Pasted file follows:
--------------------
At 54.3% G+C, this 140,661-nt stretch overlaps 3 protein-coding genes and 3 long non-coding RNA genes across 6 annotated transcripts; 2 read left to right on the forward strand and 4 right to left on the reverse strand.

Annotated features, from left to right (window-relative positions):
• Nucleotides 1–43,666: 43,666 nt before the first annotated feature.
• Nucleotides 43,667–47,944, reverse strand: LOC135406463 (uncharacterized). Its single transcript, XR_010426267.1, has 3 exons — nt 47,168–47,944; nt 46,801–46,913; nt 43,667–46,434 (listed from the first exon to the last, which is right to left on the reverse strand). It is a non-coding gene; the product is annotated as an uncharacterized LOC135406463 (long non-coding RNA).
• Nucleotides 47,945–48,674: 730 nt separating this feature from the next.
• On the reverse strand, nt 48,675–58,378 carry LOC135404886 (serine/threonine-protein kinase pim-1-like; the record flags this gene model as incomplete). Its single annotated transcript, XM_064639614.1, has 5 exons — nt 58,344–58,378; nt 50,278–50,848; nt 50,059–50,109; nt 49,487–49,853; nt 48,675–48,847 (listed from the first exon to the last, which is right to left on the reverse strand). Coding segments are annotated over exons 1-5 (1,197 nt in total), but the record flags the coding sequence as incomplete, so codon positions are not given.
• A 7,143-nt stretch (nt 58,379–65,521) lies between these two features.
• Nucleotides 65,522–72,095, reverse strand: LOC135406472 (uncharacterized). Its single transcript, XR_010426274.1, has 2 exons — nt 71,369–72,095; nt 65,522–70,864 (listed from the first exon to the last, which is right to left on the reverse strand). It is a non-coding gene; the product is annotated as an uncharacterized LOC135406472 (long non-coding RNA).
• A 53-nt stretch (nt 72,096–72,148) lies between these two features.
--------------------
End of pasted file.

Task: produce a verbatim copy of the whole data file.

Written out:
At 54.3% G+C, this 140,661-nt stretch overlaps 3 protein-coding genes and 3 long non-coding RNA genes across 6 annotated transcripts; 2 read left to right on the forward strand and 4 right to left on the reverse strand.

Annotated features, from left to right (window-relative positions):
• Nucleotides 1–43,666: 43,666 nt before the first annotated feature.
• Nucleotides 43,667–47,944, reverse strand: LOC135406463 (uncharacterized). Its single transcript, XR_010426267.1, has 3 exons — nt 47,168–47,944; nt 46,801–46,913; nt 43,667–46,434 (listed from the first exon to the last, which is right to left on the reverse strand). It is a non-coding gene; the product is annotated as an uncharacterized LOC135406463 (long non-coding RNA).
• Nucleotides 47,945–48,674: 730 nt separating this feature from the next.
• On the reverse strand, nt 48,675–58,378 carry LOC135404886 (serine/threonine-protein kinase pim-1-like; the record flags this gene model as incomplete). Its single annotated transcript, XM_064639614.1, has 5 exons — nt 58,344–58,378; nt 50,278–50,848; nt 50,059–50,109; nt 49,487–49,853; nt 48,675–48,847 (listed from the first exon to the last, which is right to left on the reverse strand). Coding segments are annotated over exons 1-5 (1,197 nt in total), but the record flags the coding sequence as incomplete, so codon positions are not given.
• A 7,143-nt stretch (nt 58,379–65,521) lies between these two features.
• Nucleotides 65,522–72,095, reverse strand: LOC135406472 (uncharacterized). Its single transcript, XR_010426274.1, has 2 exons — nt 71,369–72,095; nt 65,522–70,864 (listed from the first exon to the last, which is right to left on the reverse strand). It is a non-coding gene; the product is annotated as an uncharacterized LOC135406472 (long non-coding RNA).
• A 53-nt stretch (nt 72,096–72,148) lies between these two features.